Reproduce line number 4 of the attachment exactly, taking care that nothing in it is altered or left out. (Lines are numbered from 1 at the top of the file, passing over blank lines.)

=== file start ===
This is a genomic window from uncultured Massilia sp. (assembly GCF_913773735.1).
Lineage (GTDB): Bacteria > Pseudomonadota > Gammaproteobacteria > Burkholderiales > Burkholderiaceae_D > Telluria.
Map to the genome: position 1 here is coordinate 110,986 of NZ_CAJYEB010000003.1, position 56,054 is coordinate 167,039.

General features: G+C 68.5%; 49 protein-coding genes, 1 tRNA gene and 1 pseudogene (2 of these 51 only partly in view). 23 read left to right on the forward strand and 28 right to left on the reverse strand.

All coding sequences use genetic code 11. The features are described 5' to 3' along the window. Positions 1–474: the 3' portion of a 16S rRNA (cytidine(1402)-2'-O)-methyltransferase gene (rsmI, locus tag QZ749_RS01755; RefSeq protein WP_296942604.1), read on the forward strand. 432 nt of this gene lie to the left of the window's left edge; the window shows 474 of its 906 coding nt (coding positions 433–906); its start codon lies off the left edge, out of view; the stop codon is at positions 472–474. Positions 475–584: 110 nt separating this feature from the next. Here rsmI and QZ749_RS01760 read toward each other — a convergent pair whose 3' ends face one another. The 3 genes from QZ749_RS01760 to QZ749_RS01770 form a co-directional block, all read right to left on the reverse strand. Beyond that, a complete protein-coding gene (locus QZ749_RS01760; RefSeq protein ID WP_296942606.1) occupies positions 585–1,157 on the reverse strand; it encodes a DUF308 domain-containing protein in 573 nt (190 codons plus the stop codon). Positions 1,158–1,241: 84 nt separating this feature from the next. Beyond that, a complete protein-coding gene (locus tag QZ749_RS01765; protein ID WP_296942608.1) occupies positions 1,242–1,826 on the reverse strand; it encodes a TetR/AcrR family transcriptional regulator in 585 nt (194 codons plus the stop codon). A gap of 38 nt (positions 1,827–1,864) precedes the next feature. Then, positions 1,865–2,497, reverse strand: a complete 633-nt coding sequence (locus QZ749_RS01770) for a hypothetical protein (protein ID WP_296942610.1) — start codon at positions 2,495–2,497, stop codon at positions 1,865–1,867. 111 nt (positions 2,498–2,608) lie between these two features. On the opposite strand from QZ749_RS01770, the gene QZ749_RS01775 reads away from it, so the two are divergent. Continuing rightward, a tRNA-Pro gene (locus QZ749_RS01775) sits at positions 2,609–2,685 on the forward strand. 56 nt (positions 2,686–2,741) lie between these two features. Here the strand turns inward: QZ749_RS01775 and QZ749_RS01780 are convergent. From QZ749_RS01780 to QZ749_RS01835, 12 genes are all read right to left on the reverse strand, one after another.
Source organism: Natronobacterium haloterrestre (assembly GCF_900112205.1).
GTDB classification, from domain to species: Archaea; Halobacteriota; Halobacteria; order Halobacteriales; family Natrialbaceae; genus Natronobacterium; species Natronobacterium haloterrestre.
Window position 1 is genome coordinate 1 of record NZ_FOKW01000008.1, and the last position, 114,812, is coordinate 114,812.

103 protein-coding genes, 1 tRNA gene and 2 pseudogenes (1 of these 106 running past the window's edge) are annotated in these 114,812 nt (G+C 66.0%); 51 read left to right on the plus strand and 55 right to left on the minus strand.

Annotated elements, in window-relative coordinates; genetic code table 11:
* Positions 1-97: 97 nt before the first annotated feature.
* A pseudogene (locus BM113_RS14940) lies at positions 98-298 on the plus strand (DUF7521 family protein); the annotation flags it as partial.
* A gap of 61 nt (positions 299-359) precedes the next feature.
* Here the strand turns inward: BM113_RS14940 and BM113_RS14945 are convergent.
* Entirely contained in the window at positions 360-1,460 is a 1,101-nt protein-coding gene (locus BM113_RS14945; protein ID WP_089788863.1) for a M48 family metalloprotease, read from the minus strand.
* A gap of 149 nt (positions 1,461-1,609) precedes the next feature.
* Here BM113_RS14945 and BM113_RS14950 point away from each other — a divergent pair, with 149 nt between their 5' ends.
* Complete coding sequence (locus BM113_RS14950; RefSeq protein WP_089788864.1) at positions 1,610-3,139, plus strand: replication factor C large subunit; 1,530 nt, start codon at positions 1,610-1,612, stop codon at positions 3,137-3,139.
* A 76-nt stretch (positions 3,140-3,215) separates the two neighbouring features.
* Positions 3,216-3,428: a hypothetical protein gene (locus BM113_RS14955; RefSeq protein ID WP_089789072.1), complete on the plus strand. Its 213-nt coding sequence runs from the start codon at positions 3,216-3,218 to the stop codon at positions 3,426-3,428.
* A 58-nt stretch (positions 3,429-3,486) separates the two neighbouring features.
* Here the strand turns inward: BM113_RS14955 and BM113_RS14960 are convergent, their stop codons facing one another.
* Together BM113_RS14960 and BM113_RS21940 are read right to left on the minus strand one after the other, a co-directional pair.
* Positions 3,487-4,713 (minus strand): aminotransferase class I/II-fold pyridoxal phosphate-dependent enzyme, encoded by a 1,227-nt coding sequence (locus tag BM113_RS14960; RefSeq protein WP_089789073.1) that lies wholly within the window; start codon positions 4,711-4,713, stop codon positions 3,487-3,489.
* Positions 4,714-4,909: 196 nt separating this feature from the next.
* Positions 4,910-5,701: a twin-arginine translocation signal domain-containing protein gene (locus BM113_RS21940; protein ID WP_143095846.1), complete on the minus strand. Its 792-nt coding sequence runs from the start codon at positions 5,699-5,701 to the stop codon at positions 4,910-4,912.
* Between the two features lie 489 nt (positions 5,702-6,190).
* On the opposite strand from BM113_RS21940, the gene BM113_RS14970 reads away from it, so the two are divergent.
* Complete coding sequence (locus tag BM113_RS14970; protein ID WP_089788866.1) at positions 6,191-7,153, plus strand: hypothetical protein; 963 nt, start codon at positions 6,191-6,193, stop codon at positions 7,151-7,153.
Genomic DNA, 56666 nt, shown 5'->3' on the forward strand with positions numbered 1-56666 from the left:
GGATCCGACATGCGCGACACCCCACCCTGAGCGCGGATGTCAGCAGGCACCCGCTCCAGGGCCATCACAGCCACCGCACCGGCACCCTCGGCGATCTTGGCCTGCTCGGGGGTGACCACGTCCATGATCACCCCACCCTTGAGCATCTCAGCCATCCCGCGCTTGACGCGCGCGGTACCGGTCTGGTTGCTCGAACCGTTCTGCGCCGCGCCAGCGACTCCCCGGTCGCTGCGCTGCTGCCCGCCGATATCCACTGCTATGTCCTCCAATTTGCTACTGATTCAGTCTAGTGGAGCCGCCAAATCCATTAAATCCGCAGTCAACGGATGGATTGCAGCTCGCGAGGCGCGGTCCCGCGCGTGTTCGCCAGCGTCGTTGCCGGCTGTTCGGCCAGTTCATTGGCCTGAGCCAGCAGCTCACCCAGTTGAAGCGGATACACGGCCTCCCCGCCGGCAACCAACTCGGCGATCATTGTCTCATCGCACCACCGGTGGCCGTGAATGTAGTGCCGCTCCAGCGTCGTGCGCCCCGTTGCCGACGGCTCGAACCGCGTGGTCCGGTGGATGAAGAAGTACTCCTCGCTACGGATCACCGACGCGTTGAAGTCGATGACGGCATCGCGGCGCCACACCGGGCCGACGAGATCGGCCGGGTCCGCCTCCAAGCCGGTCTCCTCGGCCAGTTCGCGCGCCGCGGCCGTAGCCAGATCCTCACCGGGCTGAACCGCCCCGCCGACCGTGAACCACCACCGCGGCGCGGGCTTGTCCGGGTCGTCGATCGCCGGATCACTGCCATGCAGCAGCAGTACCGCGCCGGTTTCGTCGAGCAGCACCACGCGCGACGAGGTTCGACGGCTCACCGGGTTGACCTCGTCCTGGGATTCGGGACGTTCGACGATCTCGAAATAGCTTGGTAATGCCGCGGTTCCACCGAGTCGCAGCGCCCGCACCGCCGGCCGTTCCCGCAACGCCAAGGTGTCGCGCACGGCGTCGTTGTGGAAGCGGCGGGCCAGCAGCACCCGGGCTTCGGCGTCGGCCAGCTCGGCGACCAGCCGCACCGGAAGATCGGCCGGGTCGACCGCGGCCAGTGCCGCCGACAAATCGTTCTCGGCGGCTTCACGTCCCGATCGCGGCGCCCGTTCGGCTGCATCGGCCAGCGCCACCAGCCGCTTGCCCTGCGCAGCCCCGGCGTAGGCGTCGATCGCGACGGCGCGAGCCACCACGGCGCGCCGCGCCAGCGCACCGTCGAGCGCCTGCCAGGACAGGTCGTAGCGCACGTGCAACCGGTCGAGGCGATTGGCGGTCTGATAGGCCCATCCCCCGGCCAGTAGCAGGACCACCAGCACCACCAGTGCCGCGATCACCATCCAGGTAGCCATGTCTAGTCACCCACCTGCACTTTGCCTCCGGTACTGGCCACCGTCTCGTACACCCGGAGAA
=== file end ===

General features: G+C 68.5%; 49 protein-coding genes, 1 tRNA gene and 1 pseudogene (2 of these 51 only partly in view). 23 read left to right on the forward strand and 28 right to left on the reverse strand.